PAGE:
Would getting that august association to support you be a good bit of administration or another big disruption to the Australian political and social fabric.

  41. Ros

    Off topic but entertaining. Zaky is thinking of going to Canberra and meeting with the new great man. Perhaps qanda could have them on together. Will he still do his qanda stints. Who will he drop excrement on now if he does.

  42. Alex Davidson

    In my experience, those who rise to the top in politics are usually those most skilled at deception and trickery. Success goes to the ‘clever bad’ types, as opposed to the ‘clever good’ types whose success is measured by the wealth they create by means other than rent-seeking.

    There is no doubt that Turnbull is very clever, but which camp is he really in? As others have pointed out, there are other explanations for his apparent wealth apart from adding value. His involvement as chairman of Axiom Forest Resources with logging in the Solomons in the early 1990s makes interesting reading.

  43. Pyrmonter

    Among all these laments for the departure for Abbott, what evidence is there that the last government had any interest in economic reform?

    The lived reality of it (as opposed to the occasional rhetorical flourish) was a government that centralized, politicized and played from the “state as a vast social utility” script of which Keith Hancock wrote with more enthusiasm than any coalition government since at least the 1960s.

    Setting aside the frankly rather trivial tax law repeals and (to their credit) the sale of Medibank, the Abbott government had foresworn any substantial labour relations reform; increased taxes and increase spending both on inherited programs and its own boondoggles. On the controversial issue of AGW, it repealed the debased and ineffective so-called “Carbon Tax”, but retained (and in cases, enhanced) still more expensive and inefficient measures such as the RET. It had sound advice from its own Commission of Audit on a range of reforms – not least to the pharmacy retail sector – but was spooked into abandoning them by the slightest opposition.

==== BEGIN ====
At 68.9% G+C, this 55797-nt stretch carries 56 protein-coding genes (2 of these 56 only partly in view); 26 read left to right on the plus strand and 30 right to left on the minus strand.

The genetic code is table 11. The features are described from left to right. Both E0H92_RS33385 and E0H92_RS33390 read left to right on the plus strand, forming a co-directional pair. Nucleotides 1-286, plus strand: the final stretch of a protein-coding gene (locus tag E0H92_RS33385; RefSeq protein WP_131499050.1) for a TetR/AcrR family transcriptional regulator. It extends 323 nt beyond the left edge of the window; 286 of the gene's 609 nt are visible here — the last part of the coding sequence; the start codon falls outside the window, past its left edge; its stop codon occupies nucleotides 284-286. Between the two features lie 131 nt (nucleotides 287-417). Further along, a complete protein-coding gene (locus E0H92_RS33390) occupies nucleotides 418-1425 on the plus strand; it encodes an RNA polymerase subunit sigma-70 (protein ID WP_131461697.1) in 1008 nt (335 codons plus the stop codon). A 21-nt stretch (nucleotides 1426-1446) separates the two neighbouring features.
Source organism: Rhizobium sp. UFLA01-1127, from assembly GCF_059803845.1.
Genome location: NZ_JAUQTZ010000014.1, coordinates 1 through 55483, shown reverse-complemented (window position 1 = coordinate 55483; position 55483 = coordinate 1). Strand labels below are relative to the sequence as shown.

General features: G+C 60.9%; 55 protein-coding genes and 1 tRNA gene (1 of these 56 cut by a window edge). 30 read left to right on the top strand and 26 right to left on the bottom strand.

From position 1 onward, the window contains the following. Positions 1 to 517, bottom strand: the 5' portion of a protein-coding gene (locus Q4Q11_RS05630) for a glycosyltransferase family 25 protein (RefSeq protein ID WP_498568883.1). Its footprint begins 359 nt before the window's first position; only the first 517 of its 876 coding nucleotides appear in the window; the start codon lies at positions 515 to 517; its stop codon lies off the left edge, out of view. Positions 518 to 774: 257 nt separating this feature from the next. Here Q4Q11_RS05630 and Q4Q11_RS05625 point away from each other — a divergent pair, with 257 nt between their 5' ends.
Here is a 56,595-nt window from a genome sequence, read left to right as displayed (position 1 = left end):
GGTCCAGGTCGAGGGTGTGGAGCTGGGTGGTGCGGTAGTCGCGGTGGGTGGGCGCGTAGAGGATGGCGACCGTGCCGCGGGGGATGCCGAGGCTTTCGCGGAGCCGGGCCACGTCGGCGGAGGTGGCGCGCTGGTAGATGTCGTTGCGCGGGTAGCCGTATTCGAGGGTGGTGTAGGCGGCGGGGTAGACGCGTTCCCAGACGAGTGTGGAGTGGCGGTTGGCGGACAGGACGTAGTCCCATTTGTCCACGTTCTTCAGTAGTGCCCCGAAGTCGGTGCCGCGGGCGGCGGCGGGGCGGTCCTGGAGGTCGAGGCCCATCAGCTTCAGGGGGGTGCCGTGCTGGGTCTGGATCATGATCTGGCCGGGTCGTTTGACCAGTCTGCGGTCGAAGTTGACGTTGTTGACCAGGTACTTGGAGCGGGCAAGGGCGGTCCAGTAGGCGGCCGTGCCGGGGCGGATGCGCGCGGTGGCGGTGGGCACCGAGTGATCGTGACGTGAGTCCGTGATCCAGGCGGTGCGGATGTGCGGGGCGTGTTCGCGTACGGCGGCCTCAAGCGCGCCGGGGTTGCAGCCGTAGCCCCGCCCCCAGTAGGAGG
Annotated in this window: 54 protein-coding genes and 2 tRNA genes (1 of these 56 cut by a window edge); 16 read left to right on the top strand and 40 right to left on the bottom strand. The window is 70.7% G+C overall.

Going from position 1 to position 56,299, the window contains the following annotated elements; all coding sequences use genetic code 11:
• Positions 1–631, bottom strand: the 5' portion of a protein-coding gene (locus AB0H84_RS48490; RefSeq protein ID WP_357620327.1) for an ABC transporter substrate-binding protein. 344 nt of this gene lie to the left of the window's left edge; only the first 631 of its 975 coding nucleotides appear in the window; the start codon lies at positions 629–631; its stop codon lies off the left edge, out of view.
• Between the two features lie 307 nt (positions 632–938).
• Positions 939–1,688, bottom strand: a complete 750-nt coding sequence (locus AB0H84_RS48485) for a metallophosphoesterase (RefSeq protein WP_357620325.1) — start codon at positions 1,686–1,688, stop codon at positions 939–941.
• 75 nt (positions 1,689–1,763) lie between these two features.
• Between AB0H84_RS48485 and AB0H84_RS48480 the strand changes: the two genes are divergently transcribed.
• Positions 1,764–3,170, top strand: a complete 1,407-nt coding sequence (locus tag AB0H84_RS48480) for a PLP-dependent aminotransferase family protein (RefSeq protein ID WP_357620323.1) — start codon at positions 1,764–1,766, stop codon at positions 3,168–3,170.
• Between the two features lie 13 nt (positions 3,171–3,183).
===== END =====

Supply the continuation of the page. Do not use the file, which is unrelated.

Whatever one may think of the incoming PM – and I can see both favourable and unfavourable characteristics in him – the tendency to develop a Dolchstosslegende regarding his predecessor needs to be eschewed by any sound, sensible person of liberal or conservative thinking.

  44. Craig Mc

    Anyone else get some donation begging from the Liberal Party last night? I did. I sent a reply, but no donation.

  45. John Comnenus

    Turnbull promised a more collegiate and consensual leadership style as part of a much needed reversion back to proper cabinet style executive government. He promised no more captain’s picks.

    The first test of this approach was the National Party’s log of claims. A consensual and collegiate leader would have taken the claims to the Lib Cabinet members or party room to gain consensus. Such an approach would have also reassured the Nats that he will consult with them when necessary.

    Unfortunately Turnbull has failed his first test. He made a Captain’s Pick that reportedly costs $2 bn. PLEASE PLEASE PLEASE just follow normal cabinet processes and stop thinking you are a President. Consult with your colleagues before making decisions, just like you said you would.